Few modest lives have been so scrutinized as that of Laura Ingalls Wilder (1867-1957), author of the cherished "Little House" books — beginning with Wilder herself, who came to autobiographical fiction in her 60s, the proverbial late bloomer. In Caroline Fraser's magisterial and eloquent biography, "Prairie Fires," Wilder, in a willful act of reinvention, sanitized the people and events of her life with the support of her troubled only child, Rose Wilder Lane. "The real woman was not a caricature," as Fraser observes. "Her story, spanning ninety years, is broader, stranger, and darker than her books, containing whole chapters she could scarcely bear to examine."

Fraser divides her tome into thirds. The first details the familiar chronology, from the Ingalls family's sojourn in the Big Woods right up to Laura and Almanzo Wilder's move to Mansfield, Mo., following the Panic of 1893. Fraser draws heavily from Laura's nonfiction memoir, "Pioneer Girl," but fleshes it out with fresh bits from the diary of her younger sister Grace and pieces from Charles "Pa" Ingalls, whose voice reveals a keen mind at odds with his nomadic impulses and inability to provide for his family.

The second section covers the quiet years in Mansfield, before Wilder turned to writing as a vocation. Here Fraser hits her stride, painting a rich, provocative portrait of Wilder's career as a loan officer and community organizer, in addition to farm duties. Every dramatic story has a sexy, unforgettable villain — think Iago in "Othello," Stanley Kowalski in "A Streetcar Named Desire," Nurse Ratched in "One Flew Over the Cuckoo's Nest" — and the thorn in Wilder's side was the mentally unstable Rose, an indefatigable traveler and prolific journalist whose editing of her mother's manuscripts was brilliant, despite the tensions it spawned.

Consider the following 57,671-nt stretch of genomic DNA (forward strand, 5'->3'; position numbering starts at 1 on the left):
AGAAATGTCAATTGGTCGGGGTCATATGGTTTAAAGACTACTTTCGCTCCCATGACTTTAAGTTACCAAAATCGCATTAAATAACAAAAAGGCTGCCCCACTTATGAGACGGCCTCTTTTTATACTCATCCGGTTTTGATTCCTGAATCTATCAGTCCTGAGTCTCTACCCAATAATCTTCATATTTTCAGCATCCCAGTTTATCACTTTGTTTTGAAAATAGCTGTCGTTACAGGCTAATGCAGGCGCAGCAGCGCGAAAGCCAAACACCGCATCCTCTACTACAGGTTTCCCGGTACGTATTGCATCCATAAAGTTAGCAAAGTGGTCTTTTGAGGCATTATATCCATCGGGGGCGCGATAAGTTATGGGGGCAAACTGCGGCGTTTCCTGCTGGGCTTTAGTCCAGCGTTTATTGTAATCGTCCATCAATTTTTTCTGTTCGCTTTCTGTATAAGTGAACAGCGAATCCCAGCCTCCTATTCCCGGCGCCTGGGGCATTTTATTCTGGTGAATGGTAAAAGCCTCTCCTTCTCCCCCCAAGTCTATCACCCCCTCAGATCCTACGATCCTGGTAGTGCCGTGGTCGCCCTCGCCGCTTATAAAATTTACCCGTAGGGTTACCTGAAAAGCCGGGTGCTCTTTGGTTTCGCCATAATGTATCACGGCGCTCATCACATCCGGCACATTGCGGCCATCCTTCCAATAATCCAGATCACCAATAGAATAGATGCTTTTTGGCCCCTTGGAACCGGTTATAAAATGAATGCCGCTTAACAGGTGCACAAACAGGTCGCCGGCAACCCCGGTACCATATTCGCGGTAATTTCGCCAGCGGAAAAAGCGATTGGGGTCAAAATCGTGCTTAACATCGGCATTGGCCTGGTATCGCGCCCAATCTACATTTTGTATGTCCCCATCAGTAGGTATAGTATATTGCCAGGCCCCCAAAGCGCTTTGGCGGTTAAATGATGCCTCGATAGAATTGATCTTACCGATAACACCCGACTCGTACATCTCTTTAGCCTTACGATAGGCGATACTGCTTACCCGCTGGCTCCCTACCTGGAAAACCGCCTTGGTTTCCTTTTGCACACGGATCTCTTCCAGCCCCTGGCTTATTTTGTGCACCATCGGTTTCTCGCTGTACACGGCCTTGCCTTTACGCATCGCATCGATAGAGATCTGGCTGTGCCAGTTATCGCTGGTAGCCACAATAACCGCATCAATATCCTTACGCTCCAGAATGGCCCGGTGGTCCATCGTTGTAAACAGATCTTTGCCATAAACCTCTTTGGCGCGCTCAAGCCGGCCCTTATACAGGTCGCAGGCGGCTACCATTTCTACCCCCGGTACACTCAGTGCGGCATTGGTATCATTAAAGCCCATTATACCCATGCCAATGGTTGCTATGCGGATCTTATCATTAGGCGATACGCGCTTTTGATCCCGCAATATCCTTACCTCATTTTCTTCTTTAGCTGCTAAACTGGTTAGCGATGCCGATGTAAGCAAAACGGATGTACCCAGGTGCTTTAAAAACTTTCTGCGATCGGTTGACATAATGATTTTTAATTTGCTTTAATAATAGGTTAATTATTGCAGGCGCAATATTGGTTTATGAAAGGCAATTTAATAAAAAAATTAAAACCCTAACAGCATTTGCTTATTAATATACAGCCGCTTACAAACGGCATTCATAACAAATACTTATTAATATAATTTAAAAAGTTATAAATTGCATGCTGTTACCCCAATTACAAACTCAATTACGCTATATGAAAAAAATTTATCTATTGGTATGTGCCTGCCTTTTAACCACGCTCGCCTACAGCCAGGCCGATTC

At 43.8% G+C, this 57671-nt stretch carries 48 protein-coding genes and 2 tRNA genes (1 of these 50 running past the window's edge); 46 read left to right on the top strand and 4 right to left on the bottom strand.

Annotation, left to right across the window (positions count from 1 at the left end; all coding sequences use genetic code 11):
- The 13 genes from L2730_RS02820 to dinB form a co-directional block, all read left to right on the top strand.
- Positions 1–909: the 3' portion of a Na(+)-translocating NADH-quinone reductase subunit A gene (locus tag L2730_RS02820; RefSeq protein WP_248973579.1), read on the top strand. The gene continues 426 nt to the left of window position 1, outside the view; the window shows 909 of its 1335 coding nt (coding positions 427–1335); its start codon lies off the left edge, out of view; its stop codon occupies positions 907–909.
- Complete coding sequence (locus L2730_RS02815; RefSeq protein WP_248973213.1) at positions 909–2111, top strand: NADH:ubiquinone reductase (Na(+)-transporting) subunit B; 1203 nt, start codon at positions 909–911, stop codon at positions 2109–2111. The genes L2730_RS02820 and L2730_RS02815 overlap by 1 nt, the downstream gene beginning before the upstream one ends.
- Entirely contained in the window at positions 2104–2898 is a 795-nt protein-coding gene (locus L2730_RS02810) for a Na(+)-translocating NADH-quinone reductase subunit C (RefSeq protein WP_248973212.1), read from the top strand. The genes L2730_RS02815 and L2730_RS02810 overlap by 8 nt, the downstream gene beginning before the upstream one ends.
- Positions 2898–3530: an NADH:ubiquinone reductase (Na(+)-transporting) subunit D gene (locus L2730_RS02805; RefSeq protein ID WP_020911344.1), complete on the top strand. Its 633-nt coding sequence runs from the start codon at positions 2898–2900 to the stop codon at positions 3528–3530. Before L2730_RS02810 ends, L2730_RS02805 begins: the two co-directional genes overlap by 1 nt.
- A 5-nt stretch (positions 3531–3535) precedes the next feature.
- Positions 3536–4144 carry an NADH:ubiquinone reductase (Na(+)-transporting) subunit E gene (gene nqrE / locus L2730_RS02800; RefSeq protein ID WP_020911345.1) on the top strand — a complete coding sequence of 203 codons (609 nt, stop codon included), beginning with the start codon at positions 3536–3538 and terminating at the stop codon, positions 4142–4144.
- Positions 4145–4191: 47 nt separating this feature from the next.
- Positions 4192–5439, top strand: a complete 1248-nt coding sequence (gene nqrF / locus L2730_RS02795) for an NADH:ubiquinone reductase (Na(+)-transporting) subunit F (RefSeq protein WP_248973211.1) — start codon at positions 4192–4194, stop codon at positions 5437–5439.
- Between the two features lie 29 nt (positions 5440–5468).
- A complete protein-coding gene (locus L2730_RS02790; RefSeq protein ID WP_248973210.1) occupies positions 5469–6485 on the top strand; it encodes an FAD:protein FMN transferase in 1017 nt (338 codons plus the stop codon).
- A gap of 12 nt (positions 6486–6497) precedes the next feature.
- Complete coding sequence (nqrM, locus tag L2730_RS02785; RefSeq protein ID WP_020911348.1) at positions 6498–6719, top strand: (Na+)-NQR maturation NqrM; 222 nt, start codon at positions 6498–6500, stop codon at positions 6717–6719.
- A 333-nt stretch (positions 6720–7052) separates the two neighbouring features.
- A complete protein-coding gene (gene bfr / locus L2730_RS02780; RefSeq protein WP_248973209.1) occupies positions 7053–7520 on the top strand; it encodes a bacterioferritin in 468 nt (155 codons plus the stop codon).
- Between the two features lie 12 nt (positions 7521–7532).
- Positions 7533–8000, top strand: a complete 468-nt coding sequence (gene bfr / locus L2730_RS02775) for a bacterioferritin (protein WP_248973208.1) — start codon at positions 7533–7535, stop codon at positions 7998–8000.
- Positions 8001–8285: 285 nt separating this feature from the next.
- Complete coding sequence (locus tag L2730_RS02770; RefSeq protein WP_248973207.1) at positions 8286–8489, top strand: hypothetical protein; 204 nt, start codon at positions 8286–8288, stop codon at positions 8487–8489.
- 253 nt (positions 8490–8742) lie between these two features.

Now remembered as one of the three founders of American libertarianism (along with Ayn Rand), the erratic and petty Lane spent extravagantly, railed against enemies real and imagined, and increasingly shifted to radical conservatism, views her mother shared: "Profiled in the New York Times as 'on strike against the New Deal,' Lane portrayed herself as a Revolutionary war hero, opposing George III's onerous taxation to the end. … She ushered a reporter down to her cellar to inspect the ranks of home-canned food on her shelves. 'That's social security,' she declared."

From politics to art, "Prairie Fires" is virtually a double biography of mother and daughter and the work they forged in the crucible of their torments, creating an awesome achievement in children's literature. Fraser assiduously avoids the sentimentality of earlier books, such as Donald Zochert's "Laura," proving herself a fearless chronicler, adept at skewering sacred cows.

She's given us the definitive biography of a self-taught writer whose pull-yourself-up-by-your-bootstraps mythology cloaked the shame of poverty and airbrushed a life perpetually teetering on the brink of doom.

Hamilton Cain is the author of "This Boy's Faith: Notes From a Southern Baptist Upbringing," and a member of the National Book Critics Circle. He lives in Brooklyn.

Prairie Fires
By: Caroline Fraser.
Publisher: Metropolitan Books, $35.
Event: 7 p.m. Nov. 29, Magers & Quinn, 3038 Hennepin Av. S., Mpls.